But all did not go smoothly with Cromwell�s extermination plan, as Irish slaves revolted in Barbados in 1649. They were hanged, drawn and quartered and their heads were put on pikes, prominently displayed around Bridgetown as a warning to others. Cromwell then fought two quick wars against the Dutch in 1651, and thereafter monopolized the slave trade. Four years later he seized Jamaica from

Spain, which then became the center of the English slave trade in the Caribbean.
On 14 August 1652, Cromwell began his Ethnic Cleansing of Ireland, ordering that the Irish were to be transported overseas, starting with 12,000 Irish prisoners sold to Barbados. The infamous �Connaught or Hell� proclamation was issued on 1 May 1654, where all Irish were ordered to be removed from their lands and relocated west of the Shannon or be transported to the West Indies. Those who have been to County Clare, a land of barren rock will understand what an impossible position such an order placed the Irish. A local sheep owner claimed that Clare had the tallest sheep in the world, standing some 7 feet at the withers, because in order to live, there was so little food, they had to graze at 40 miles per hour. With no place to go and stay alive, the Irish were slow to respond. This was an embarrassing problem as Cromwell had financed his Irish expeditions through business investors, who were promised Irish estates as dividends, and his soldiers were promised freehold land in exchange for their services. To speed up the relocation process, a reinforcing law was passed on 26 June 1657 stating: �Those who fail to transplant themselves into Connaught or Co Clare within six months� Shall be attained of high treason� are to be sent into America or some other parts beyond the seas� those banished who return are to suffer the pains of death as felons by virtue of this act, without benefit of Clergy.�

Although it was not a crime to kill any Irish, and soldiers were encouraged to do so, the slave trade proved too profitable to kill off the source of the product. Privateers and chartered shippers sent gangs out with quotas to fill, and in their zest as they scoured the countryside, they inadvertently kidnapped a number of English too. On March 25, 1659, a petition of 72 Englishmen was received in London, claiming they were illegally �now in slavery in the Barbados�' . The petition also claimed that "7,000-8,000 Scots taken prisoner at the battle of Worcester in 1651 were sold to the British plantations in the New World,� and that �200 Frenchmen had been kidnapped, concealed and sold in Barbados for 900 pounds of cotton each."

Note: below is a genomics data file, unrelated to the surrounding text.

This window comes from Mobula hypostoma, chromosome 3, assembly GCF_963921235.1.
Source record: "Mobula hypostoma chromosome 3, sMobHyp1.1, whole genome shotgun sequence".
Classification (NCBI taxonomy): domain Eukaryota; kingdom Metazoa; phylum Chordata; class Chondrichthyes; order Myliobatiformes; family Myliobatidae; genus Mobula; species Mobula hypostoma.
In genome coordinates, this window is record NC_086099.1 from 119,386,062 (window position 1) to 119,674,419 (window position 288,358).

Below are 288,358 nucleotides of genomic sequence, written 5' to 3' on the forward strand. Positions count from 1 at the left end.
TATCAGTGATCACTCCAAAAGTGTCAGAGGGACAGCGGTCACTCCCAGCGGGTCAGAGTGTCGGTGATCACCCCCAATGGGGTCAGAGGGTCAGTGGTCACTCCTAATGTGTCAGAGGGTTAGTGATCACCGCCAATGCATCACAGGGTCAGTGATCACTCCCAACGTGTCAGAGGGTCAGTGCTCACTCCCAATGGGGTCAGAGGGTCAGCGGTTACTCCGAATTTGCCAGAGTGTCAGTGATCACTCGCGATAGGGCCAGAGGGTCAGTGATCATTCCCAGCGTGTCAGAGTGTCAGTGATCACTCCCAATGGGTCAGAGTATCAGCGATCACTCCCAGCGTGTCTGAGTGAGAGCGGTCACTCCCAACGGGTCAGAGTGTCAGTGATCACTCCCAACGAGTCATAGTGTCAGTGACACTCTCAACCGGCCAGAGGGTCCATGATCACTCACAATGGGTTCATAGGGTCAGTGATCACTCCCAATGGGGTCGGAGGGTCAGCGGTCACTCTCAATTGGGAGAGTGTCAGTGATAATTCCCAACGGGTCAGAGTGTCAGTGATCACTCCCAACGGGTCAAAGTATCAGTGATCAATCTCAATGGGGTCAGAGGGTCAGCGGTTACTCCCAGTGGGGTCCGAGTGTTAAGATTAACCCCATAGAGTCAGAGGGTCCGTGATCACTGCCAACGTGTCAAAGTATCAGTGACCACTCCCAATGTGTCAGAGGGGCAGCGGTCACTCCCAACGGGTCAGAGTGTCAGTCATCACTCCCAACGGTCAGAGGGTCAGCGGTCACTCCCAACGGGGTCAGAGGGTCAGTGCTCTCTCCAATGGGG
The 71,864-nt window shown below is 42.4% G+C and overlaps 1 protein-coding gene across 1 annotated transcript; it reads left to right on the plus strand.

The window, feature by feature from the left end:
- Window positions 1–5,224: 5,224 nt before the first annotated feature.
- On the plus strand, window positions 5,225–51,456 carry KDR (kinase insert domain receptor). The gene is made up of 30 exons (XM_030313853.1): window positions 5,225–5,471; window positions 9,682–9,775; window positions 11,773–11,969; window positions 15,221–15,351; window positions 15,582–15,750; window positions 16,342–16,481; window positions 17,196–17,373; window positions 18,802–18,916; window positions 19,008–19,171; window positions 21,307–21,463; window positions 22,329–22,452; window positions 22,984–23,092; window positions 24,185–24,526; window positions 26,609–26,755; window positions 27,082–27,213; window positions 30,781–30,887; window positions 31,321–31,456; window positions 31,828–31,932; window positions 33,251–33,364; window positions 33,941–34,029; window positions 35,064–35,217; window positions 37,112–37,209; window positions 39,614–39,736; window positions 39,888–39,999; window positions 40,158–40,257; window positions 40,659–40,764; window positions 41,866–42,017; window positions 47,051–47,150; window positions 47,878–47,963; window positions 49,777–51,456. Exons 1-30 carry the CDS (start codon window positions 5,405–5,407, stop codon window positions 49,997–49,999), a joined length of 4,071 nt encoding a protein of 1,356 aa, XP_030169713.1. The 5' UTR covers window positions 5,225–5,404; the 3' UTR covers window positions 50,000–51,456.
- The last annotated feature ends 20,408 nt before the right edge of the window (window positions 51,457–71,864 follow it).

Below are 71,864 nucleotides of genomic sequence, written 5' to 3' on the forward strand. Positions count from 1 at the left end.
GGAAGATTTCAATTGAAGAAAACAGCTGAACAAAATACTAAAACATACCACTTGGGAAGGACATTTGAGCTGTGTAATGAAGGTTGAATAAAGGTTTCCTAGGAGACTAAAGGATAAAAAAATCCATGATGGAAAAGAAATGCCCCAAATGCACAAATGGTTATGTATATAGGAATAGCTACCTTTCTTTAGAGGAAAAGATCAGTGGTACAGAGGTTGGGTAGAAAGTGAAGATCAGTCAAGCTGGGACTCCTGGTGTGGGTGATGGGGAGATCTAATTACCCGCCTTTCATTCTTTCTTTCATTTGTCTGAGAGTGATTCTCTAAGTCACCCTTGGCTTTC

Subsequently some 52,000 Irish, mostly women and sturdy boys and girls, were sold to Barbados and Virginia alone. Another 30,000 Irish men and women were taken prisoners and ordered transported and sold as slaves. In 1656, Cromwell�s Council of State ordered that 1000 Irish girls and 1000 Irish boys be rounded up and taken to Jamaica to be sold as slaves to English planters. As horrendous as these numbers sound, it only reflects a small part of the evil program, as most of the slaving activity was not recorded. There were no tears shed amongst the Irish when Cromwell died in 1660.
The Irish welcomed the restoration of the monarchy, with Charles II duly crowned, but it was a hollow expectation. After reviewing the profitability of the slave trade, Charles II chartered the Company of Royal Adventurers in 1662, which later became the Royal African Company. The Royal Family, including Charles II, the Queen Dowager and the Duke of York, then contracted to supply at least 3000 slaves annually to their chartered company. They far exceeded their quotas.
There are records of Irish sold as slaves in 1664 to the French on St. Bartholomew, and English ships which made a stop in Ireland enroute to the Americas, typically had a cargo of Irish to sell on into the 18th century.
Few people today realize that from 1600 to 1699, far more Irish were sold as slaves than Africans.

Slaves or Indentured Servants